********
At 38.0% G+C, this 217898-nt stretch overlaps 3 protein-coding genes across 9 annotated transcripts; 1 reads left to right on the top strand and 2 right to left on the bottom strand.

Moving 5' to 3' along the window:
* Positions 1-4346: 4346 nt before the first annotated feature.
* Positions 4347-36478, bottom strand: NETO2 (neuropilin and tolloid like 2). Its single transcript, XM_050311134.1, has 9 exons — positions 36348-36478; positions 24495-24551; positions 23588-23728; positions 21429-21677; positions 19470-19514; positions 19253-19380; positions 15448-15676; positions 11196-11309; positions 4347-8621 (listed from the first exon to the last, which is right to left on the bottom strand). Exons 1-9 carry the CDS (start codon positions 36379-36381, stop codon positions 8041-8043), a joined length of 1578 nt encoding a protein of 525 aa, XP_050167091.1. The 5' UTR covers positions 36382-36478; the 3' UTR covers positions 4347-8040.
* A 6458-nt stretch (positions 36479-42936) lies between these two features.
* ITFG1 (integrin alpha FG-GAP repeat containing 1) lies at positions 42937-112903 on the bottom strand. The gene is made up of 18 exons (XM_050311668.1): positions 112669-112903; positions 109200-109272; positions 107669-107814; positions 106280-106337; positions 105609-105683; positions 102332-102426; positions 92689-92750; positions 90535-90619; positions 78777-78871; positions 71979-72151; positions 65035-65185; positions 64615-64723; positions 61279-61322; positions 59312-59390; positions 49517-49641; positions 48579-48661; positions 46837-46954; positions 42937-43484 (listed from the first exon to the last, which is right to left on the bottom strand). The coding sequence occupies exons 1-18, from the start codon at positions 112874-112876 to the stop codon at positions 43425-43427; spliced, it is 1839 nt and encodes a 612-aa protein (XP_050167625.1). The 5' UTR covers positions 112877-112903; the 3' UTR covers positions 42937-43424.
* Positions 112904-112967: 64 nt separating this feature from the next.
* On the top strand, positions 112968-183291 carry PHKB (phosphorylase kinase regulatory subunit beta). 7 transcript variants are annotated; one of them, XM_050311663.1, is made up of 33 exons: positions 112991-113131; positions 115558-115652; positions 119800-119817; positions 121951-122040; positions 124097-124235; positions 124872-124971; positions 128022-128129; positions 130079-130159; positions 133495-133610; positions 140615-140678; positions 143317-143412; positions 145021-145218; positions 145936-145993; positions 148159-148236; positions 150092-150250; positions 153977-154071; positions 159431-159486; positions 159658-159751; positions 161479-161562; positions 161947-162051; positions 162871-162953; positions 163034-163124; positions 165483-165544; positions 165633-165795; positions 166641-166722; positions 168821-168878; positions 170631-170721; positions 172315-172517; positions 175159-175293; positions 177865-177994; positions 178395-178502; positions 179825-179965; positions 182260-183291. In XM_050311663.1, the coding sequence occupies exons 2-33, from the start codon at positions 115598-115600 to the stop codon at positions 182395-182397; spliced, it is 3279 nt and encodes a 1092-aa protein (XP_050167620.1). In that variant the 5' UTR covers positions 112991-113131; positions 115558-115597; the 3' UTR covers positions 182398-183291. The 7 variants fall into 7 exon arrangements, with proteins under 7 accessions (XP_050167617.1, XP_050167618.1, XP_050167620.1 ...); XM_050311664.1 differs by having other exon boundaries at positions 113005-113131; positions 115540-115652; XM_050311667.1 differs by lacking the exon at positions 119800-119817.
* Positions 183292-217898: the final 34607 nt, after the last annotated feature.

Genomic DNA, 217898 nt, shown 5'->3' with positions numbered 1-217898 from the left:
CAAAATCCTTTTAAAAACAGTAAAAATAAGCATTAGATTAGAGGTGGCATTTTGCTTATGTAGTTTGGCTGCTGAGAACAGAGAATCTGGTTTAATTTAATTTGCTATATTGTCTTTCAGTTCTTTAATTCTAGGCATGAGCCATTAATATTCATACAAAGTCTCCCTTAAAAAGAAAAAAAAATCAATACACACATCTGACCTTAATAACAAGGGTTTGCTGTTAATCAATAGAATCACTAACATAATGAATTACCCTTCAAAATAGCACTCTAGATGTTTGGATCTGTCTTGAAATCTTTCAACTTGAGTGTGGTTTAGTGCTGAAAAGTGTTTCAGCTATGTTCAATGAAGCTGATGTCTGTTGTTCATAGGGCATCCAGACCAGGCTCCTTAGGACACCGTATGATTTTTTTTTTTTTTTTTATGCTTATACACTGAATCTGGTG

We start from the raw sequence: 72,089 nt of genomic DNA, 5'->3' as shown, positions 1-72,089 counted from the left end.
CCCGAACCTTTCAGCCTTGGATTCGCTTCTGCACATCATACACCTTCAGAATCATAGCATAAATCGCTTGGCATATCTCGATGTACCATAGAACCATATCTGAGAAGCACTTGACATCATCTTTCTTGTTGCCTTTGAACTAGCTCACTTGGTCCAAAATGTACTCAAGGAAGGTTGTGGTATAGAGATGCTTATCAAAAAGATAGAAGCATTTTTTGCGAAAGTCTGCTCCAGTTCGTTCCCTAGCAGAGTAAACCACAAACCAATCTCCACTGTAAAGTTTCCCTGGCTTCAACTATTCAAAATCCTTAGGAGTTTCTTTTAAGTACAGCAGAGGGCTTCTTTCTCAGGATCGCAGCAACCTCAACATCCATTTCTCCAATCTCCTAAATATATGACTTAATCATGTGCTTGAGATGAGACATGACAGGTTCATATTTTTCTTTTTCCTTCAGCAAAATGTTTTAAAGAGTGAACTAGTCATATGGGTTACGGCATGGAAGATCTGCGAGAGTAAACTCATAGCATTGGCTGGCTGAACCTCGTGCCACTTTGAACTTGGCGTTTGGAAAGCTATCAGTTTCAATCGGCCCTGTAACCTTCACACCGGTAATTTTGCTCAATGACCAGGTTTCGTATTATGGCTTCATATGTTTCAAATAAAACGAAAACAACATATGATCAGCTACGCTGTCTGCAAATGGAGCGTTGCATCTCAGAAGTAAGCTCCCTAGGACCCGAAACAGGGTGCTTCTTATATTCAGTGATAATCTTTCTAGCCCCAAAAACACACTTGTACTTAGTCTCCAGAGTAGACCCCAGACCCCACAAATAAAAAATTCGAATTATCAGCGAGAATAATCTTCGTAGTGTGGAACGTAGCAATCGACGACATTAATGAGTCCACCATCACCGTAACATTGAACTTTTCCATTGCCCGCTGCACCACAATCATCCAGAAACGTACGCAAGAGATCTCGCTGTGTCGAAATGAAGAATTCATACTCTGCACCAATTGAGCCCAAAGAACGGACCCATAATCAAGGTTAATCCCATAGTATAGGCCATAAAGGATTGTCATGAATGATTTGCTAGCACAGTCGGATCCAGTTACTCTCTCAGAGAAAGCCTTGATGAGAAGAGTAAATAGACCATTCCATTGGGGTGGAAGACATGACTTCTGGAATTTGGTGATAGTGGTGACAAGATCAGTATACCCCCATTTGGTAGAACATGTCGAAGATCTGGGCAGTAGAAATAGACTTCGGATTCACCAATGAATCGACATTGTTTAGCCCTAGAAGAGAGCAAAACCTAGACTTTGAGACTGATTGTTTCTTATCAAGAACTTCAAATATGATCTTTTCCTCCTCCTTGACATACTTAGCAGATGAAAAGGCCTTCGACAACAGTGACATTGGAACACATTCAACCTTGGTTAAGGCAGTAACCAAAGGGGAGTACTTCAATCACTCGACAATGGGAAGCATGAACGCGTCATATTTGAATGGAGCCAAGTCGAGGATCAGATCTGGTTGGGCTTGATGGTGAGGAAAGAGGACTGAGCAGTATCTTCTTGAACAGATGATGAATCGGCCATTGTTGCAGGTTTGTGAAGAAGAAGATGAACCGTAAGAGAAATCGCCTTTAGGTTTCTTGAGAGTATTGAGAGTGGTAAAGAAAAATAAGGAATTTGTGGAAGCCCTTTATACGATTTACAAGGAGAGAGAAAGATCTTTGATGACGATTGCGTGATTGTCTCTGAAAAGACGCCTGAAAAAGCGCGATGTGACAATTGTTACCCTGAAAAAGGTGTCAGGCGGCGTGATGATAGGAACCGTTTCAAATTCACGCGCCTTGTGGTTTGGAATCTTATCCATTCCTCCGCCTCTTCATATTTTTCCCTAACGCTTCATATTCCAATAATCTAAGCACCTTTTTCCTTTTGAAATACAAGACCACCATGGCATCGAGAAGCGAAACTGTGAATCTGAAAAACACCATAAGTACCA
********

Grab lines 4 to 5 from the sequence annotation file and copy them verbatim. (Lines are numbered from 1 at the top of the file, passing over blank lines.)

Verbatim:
* Positions 4347-36478, bottom strand: NETO2 (neuropilin and tolloid like 2). Its single transcript, XM_050311134.1, has 9 exons — positions 36348-36478; positions 24495-24551; positions 23588-23728; positions 21429-21677; positions 19470-19514; positions 19253-19380; positions 15448-15676; positions 11196-11309; positions 4347-8621 (listed from the first exon to the last, which is right to left on the bottom strand). Exons 1-9 carry the CDS (start codon positions 36379-36381, stop codon positions 8041-8043), a joined length of 1578 nt encoding a protein of 525 aa, XP_050167091.1. The 5' UTR covers positions 36382-36478; the 3' UTR covers positions 4347-8040.
* A 6458-nt stretch (positions 36479-42936) lies between these two features.